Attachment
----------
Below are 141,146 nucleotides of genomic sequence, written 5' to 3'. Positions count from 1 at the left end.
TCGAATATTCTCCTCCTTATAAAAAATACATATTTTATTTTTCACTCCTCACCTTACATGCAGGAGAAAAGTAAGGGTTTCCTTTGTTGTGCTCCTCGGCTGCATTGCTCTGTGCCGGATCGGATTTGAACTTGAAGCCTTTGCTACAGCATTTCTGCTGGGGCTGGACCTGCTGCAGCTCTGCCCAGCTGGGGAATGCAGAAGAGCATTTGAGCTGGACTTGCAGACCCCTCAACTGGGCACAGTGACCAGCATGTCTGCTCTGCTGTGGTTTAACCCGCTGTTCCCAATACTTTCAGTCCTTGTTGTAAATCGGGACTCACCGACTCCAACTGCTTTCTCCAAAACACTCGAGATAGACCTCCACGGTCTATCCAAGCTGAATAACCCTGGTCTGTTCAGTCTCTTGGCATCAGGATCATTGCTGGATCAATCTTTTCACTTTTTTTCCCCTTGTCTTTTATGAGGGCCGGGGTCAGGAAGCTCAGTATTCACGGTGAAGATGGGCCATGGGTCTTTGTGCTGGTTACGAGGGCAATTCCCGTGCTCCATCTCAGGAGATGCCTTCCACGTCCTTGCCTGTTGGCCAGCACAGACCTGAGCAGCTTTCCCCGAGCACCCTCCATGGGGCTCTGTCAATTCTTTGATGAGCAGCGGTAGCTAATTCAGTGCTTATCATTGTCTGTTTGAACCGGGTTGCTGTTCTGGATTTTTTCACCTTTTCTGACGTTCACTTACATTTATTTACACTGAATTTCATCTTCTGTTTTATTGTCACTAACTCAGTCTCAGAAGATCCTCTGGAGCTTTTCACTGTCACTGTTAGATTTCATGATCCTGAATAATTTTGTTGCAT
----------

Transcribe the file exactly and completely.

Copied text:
Below are 141,146 nucleotides of genomic sequence, written 5' to 3'. Positions count from 1 at the left end.
TCGAATATTCTCCTCCTTATAAAAAATACATATTTTATTTTTCACTCCTCACCTTACATGCAGGAGAAAAGTAAGGGTTTCCTTTGTTGTGCTCCTCGGCTGCATTGCTCTGTGCCGGATCGGATTTGAACTTGAAGCCTTTGCTACAGCATTTCTGCTGGGGCTGGACCTGCTGCAGCTCTGCCCAGCTGGGGAATGCAGAAGAGCATTTGAGCTGGACTTGCAGACCCCTCAACTGGGCACAGTGACCAGCATGTCTGCTCTGCTGTGGTTTAACCCGCTGTTCCCAATACTTTCAGTCCTTGTTGTAAATCGGGACTCACCGACTCCAACTGCTTTCTCCAAAACACTCGAGATAGACCTCCACGGTCTATCCAAGCTGAATAACCCTGGTCTGTTCAGTCTCTTGGCATCAGGATCATTGCTGGATCAATCTTTTCACTTTTTTTCCCCTTGTCTTTTATGAGGGCCGGGGTCAGGAAGCTCAGTATTCACGGTGAAGATGGGCCATGGGTCTTTGTGCTGGTTACGAGGGCAATTCCCGTGCTCCATCTCAGGAGATGCCTTCCACGTCCTTGCCTGTTGGCCAGCACAGACCTGAGCAGCTTTCCCCGAGCACCCTCCATGGGGCTCTGTCAATTCTTTGATGAGCAGCGGTAGCTAATTCAGTGCTTATCATTGTCTGTTTGAACCGGGTTGCTGTTCTGGATTTTTTCACCTTTTCTGACGTTCACTTACATTTATTTACACTGAATTTCATCTTCTGTTTTATTGTCACTAACTCAGTCTCAGAAGATCCTCTGGAGCTTTTCACTGTCACTGTTAGATTTCATGATCCTGAATAATTTTGTTGCAT